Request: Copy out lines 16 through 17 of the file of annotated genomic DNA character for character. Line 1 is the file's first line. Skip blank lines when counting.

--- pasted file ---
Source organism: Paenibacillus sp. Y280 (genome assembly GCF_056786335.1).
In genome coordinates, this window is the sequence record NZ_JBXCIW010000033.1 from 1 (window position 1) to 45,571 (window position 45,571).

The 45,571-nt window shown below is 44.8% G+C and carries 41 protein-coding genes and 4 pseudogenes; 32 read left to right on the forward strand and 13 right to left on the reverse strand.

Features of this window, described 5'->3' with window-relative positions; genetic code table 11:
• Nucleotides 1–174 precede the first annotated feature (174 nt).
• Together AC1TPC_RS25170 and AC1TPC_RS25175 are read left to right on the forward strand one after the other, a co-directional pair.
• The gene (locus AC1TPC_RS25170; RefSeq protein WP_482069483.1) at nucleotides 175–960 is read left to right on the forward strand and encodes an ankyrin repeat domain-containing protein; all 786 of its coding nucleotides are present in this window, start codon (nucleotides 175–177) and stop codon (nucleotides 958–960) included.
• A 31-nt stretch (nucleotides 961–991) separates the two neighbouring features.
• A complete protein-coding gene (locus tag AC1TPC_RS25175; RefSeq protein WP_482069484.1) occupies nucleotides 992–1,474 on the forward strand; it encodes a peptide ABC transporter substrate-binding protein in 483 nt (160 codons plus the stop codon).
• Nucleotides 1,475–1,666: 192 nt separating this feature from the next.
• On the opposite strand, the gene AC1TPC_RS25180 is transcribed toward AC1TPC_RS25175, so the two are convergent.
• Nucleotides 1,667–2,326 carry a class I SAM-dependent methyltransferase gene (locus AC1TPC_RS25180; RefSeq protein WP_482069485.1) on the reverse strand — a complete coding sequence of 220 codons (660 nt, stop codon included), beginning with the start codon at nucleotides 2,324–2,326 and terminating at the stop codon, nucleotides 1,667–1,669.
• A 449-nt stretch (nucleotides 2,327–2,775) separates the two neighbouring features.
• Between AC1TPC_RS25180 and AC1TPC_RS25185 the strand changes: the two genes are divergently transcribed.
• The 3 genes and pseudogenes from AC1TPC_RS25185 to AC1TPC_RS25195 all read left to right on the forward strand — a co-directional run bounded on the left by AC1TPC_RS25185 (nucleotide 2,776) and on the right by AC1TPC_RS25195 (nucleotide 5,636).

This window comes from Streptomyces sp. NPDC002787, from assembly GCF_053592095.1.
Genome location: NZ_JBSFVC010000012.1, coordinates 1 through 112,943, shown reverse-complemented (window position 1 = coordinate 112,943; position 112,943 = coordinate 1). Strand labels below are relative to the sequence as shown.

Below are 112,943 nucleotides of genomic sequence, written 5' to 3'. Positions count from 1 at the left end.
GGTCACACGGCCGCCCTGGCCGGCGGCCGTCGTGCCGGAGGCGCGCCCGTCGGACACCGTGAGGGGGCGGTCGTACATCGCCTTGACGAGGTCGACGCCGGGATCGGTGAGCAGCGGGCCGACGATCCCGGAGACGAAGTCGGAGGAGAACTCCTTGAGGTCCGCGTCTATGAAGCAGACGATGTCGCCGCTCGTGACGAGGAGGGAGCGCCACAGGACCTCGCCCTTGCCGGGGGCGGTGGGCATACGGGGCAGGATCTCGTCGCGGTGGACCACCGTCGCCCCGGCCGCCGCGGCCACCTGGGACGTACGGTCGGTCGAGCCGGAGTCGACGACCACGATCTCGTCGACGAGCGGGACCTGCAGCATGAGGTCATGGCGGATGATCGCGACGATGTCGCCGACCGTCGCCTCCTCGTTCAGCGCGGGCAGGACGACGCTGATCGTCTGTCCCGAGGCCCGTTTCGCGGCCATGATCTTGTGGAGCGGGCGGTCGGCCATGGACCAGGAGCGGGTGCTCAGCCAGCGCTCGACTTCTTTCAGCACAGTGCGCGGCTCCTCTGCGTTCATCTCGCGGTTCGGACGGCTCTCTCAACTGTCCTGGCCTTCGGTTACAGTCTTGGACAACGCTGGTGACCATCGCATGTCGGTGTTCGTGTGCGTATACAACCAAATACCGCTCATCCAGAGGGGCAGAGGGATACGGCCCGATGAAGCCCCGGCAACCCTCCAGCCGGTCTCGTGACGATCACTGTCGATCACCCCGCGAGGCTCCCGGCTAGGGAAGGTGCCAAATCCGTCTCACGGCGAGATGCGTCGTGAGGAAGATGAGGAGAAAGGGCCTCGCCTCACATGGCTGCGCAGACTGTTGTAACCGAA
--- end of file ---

This window comes from Streptomyces sp. NPDC002787, from assembly GCF_053592095.1.
Genome location: NZ_JBSFVC010000012.1, coordinates 1 through 112,943, shown reverse-complemented (window position 1 = coordinate 112,943; position 112,943 = coordinate 1). Strand labels below are relative to the sequence as shown.